Anticancer dendritic cells (DC) therapy currently uses in vitro propagation of the patient's DC and pulsing with tumor antigens. However, clinical achievements are far from desirable. Here, I suggest that the lack of anticipated responses could be because cancer cells continuously mutate, whereas the population of tumor antigens from the excised tumor is genetically static, and because there is an absence of biologic mechanisms to facilitate intratumoral DC retention, which is needed for DC pulsing. I hypothesize that stable tumor transfection with fetal liver tyrosine kinase 3 ligand (Flt3-L) and granulocyte-macrophage colony-stimulating factor (GM-CSF) DNAs will induce homing, propagation and maturation of intratumoral DC. This must be followed by drug-induced apoptosis of tumor cells, to ensure the release of tumor antigens for DC pulsing. Then, regardless of any mutation of tumor cells, they would always incite DC propagation and maturation, pulsing and antitumor immunity. © 2014 The Author.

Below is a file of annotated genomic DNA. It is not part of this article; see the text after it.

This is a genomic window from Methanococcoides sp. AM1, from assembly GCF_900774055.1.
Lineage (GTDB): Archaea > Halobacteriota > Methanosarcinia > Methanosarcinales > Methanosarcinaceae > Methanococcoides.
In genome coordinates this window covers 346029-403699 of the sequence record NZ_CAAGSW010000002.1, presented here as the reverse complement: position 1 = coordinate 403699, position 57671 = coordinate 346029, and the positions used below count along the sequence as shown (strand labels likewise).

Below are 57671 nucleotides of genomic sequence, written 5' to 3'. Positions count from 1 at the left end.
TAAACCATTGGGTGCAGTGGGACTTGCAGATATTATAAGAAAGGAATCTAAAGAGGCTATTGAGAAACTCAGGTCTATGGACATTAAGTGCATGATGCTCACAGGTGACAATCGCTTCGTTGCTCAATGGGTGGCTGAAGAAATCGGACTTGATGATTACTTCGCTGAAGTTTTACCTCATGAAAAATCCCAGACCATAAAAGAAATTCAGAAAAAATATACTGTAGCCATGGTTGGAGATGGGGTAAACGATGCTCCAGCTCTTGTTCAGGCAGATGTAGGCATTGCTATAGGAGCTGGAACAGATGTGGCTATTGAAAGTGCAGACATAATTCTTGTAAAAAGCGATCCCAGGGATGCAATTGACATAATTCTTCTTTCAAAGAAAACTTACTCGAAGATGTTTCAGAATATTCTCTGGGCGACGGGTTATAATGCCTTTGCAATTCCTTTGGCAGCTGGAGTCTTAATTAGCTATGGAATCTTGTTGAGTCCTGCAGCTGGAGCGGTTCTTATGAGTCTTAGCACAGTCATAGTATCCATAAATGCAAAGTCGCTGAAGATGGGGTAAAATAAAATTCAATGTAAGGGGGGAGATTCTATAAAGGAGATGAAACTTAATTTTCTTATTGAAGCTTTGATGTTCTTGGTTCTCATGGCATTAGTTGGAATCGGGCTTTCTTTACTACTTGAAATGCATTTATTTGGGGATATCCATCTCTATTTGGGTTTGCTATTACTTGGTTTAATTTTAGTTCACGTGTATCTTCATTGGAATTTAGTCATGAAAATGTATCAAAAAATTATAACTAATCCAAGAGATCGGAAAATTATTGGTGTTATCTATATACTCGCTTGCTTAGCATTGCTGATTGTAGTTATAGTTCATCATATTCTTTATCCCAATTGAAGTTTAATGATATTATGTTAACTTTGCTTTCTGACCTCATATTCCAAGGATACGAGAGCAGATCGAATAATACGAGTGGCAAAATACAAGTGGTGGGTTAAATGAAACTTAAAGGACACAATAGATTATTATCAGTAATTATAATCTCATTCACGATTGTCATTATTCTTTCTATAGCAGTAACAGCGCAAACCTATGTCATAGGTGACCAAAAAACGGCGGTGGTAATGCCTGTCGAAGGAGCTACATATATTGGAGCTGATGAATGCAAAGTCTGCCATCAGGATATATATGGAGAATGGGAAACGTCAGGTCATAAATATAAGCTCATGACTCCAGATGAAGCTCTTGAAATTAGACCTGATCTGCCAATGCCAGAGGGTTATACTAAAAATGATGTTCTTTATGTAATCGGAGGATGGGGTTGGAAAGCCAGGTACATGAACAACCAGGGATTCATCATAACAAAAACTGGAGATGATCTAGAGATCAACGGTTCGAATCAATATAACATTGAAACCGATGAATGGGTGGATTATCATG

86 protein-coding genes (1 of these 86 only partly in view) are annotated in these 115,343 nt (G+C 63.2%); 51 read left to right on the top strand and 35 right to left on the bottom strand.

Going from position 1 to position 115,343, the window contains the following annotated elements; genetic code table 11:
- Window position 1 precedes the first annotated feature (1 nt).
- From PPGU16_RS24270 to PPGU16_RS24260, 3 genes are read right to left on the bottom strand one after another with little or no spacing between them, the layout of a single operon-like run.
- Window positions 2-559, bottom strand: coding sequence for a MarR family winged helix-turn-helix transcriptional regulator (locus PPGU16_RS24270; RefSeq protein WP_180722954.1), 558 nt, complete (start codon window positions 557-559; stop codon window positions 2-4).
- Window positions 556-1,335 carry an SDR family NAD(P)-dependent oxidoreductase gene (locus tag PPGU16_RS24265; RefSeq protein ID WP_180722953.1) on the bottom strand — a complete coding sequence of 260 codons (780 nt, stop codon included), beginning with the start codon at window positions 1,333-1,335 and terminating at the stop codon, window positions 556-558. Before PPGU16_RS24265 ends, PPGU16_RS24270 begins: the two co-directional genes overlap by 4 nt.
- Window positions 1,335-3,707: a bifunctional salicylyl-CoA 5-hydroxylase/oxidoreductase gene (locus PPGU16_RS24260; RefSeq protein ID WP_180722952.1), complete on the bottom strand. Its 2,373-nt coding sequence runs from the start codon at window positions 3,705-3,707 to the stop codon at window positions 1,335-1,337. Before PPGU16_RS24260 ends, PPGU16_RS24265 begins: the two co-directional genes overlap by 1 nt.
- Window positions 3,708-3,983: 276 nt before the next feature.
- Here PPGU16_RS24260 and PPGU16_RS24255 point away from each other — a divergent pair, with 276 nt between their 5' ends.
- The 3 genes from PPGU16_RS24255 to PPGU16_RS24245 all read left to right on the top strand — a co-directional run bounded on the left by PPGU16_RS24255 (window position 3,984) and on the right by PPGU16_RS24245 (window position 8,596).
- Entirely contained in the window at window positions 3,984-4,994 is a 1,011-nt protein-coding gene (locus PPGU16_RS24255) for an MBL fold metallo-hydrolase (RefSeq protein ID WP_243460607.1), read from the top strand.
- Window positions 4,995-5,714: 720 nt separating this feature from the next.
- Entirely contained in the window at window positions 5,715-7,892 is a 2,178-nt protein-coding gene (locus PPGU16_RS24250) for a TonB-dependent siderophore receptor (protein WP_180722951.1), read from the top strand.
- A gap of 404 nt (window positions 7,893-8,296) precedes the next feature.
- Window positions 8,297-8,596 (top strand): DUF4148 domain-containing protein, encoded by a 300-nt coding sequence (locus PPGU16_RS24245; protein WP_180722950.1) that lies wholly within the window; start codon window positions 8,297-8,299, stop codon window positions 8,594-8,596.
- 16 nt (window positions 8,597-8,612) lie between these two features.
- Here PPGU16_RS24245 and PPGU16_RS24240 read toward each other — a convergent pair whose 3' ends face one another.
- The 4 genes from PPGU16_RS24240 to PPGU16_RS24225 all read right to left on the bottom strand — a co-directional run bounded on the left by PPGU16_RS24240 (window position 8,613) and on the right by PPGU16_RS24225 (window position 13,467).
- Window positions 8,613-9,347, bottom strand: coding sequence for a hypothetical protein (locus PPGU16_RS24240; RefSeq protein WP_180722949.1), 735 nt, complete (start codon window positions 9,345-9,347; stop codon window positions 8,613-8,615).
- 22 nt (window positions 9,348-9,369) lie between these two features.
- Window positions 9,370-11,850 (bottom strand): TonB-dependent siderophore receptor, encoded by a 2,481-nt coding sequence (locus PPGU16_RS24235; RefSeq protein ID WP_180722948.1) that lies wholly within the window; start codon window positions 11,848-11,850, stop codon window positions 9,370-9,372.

Subbotin, V. M. (2014). Dendritic cell-based cancer immunotherapy: The stagnant approach and a theoretical solution. Drug Discovery Today. Elsevier Ltd. https://doi.org/10.1016/j.drudis.2014.02.008